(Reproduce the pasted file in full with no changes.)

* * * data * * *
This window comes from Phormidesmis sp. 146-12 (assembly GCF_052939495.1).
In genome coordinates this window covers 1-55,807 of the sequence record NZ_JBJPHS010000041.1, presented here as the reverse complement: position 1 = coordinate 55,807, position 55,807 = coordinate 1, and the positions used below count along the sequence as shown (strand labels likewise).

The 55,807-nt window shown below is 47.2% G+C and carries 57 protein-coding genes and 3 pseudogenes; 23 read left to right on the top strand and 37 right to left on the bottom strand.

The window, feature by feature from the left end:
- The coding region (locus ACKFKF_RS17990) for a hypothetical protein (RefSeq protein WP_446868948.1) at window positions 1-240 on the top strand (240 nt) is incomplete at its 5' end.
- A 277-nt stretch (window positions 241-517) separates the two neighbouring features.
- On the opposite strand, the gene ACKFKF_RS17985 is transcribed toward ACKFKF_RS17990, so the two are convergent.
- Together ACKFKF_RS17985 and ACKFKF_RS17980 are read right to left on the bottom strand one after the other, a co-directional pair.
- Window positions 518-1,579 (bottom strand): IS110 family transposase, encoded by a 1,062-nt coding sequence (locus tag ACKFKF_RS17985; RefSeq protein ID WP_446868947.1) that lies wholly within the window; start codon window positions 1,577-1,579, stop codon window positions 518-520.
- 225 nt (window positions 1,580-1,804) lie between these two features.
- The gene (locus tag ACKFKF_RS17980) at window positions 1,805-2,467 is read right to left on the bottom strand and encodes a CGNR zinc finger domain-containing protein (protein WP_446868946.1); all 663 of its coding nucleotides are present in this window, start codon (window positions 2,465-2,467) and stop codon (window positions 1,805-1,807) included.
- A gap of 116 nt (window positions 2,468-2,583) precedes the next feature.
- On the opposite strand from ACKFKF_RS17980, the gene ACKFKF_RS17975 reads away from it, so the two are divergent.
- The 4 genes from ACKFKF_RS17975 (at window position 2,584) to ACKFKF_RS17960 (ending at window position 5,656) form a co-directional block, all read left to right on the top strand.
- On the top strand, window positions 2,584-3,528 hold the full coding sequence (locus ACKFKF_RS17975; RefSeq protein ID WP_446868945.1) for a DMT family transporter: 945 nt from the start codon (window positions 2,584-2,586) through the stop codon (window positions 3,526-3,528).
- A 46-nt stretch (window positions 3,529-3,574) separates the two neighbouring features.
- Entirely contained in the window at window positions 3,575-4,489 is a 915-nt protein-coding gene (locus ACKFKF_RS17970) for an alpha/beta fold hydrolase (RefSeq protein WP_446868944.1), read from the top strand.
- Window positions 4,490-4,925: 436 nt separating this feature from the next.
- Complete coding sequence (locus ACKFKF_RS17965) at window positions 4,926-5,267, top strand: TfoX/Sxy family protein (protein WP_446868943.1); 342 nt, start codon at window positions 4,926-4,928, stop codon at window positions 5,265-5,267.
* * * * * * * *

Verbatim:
This window comes from Phormidesmis sp. 146-12 (assembly GCF_052939495.1).
In genome coordinates this window covers 1-55,807 of the sequence record NZ_JBJPHS010000041.1, presented here as the reverse complement: position 1 = coordinate 55,807, position 55,807 = coordinate 1, and the positions used below count along the sequence as shown (strand labels likewise).

The 55,807-nt window shown below is 47.2% G+C and carries 57 protein-coding genes and 3 pseudogenes; 23 read left to right on the top strand and 37 right to left on the bottom strand.

The window, feature by feature from the left end:
- The coding region (locus ACKFKF_RS17990) for a hypothetical protein (RefSeq protein WP_446868948.1) at window positions 1-240 on the top strand (240 nt) is incomplete at its 5' end.
- A 277-nt stretch (window positions 241-517) separates the two neighbouring features.
- On the opposite strand, the gene ACKFKF_RS17985 is transcribed toward ACKFKF_RS17990, so the two are convergent.
- Together ACKFKF_RS17985 and ACKFKF_RS17980 are read right to left on the bottom strand one after the other, a co-directional pair.
- Window positions 518-1,579 (bottom strand): IS110 family transposase, encoded by a 1,062-nt coding sequence (locus tag ACKFKF_RS17985; RefSeq protein ID WP_446868947.1) that lies wholly within the window; start codon window positions 1,577-1,579, stop codon window positions 518-520.
- 225 nt (window positions 1,580-1,804) lie between these two features.
- The gene (locus tag ACKFKF_RS17980) at window positions 1,805-2,467 is read right to left on the bottom strand and encodes a CGNR zinc finger domain-containing protein (protein WP_446868946.1); all 663 of its coding nucleotides are present in this window, start codon (window positions 2,465-2,467) and stop codon (window positions 1,805-1,807) included.
- A gap of 116 nt (window positions 2,468-2,583) precedes the next feature.
- On the opposite strand from ACKFKF_RS17980, the gene ACKFKF_RS17975 reads away from it, so the two are divergent.
- The 4 genes from ACKFKF_RS17975 (at window position 2,584) to ACKFKF_RS17960 (ending at window position 5,656) form a co-directional block, all read left to right on the top strand.
- On the top strand, window positions 2,584-3,528 hold the full coding sequence (locus ACKFKF_RS17975; RefSeq protein ID WP_446868945.1) for a DMT family transporter: 945 nt from the start codon (window positions 2,584-2,586) through the stop codon (window positions 3,526-3,528).
- A 46-nt stretch (window positions 3,529-3,574) separates the two neighbouring features.
- Entirely contained in the window at window positions 3,575-4,489 is a 915-nt protein-coding gene (locus ACKFKF_RS17970) for an alpha/beta fold hydrolase (RefSeq protein WP_446868944.1), read from the top strand.
- Window positions 4,490-4,925: 436 nt separating this feature from the next.
- Complete coding sequence (locus ACKFKF_RS17965) at window positions 4,926-5,267, top strand: TfoX/Sxy family protein (protein WP_446868943.1); 342 nt, start codon at window positions 4,926-4,928, stop codon at window positions 5,265-5,267.